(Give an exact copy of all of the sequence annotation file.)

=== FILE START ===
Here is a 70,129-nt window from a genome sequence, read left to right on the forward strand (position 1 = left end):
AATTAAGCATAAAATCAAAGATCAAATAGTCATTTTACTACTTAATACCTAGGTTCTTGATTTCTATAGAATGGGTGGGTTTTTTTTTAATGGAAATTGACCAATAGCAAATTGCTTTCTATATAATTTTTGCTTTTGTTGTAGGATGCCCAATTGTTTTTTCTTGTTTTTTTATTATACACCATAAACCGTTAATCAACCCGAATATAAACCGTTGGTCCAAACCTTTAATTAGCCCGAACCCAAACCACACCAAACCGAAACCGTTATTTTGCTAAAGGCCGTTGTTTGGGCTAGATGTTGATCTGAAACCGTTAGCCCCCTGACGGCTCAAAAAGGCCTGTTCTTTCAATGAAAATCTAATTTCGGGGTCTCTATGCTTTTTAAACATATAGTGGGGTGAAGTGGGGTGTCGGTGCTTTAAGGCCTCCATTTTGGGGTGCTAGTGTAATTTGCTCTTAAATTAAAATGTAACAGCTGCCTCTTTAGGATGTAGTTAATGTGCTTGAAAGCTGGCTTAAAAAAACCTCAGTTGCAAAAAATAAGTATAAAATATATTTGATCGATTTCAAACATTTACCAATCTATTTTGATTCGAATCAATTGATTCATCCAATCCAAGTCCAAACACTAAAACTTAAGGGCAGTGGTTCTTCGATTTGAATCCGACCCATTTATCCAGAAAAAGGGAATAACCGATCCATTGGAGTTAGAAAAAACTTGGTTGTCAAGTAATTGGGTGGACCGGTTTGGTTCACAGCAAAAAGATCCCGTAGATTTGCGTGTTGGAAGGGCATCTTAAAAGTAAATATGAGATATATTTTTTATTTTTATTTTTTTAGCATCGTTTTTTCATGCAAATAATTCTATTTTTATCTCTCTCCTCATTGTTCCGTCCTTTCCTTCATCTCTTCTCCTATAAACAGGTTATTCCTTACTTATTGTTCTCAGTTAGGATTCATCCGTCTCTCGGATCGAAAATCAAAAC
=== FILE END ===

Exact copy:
Here is a 70,129-nt window from a genome sequence, read left to right on the forward strand (position 1 = left end):
AATTAAGCATAAAATCAAAGATCAAATAGTCATTTTACTACTTAATACCTAGGTTCTTGATTTCTATAGAATGGGTGGGTTTTTTTTTAATGGAAATTGACCAATAGCAAATTGCTTTCTATATAATTTTTGCTTTTGTTGTAGGATGCCCAATTGTTTTTTCTTGTTTTTTTATTATACACCATAAACCGTTAATCAACCCGAATATAAACCGTTGGTCCAAACCTTTAATTAGCCCGAACCCAAACCACACCAAACCGAAACCGTTATTTTGCTAAAGGCCGTTGTTTGGGCTAGATGTTGATCTGAAACCGTTAGCCCCCTGACGGCTCAAAAAGGCCTGTTCTTTCAATGAAAATCTAATTTCGGGGTCTCTATGCTTTTTAAACATATAGTGGGGTGAAGTGGGGTGTCGGTGCTTTAAGGCCTCCATTTTGGGGTGCTAGTGTAATTTGCTCTTAAATTAAAATGTAACAGCTGCCTCTTTAGGATGTAGTTAATGTGCTTGAAAGCTGGCTTAAAAAAACCTCAGTTGCAAAAAATAAGTATAAAATATATTTGATCGATTTCAAACATTTACCAATCTATTTTGATTCGAATCAATTGATTCATCCAATCCAAGTCCAAACACTAAAACTTAAGGGCAGTGGTTCTTCGATTTGAATCCGACCCATTTATCCAGAAAAAGGGAATAACCGATCCATTGGAGTTAGAAAAAACTTGGTTGTCAAGTAATTGGGTGGACCGGTTTGGTTCACAGCAAAAAGATCCCGTAGATTTGCGTGTTGGAAGGGCATCTTAAAAGTAAATATGAGATATATTTTTTATTTTTATTTTTTTAGCATCGTTTTTTCATGCAAATAATTCTATTTTTATCTCTCTCCTCATTGTTCCGTCCTTTCCTTCATCTCTTCTCCTATAAACAGGTTATTCCTTACTTATTGTTCTCAGTTAGGATTCATCCGTCTCTCGGATCGAAAATCAAAAC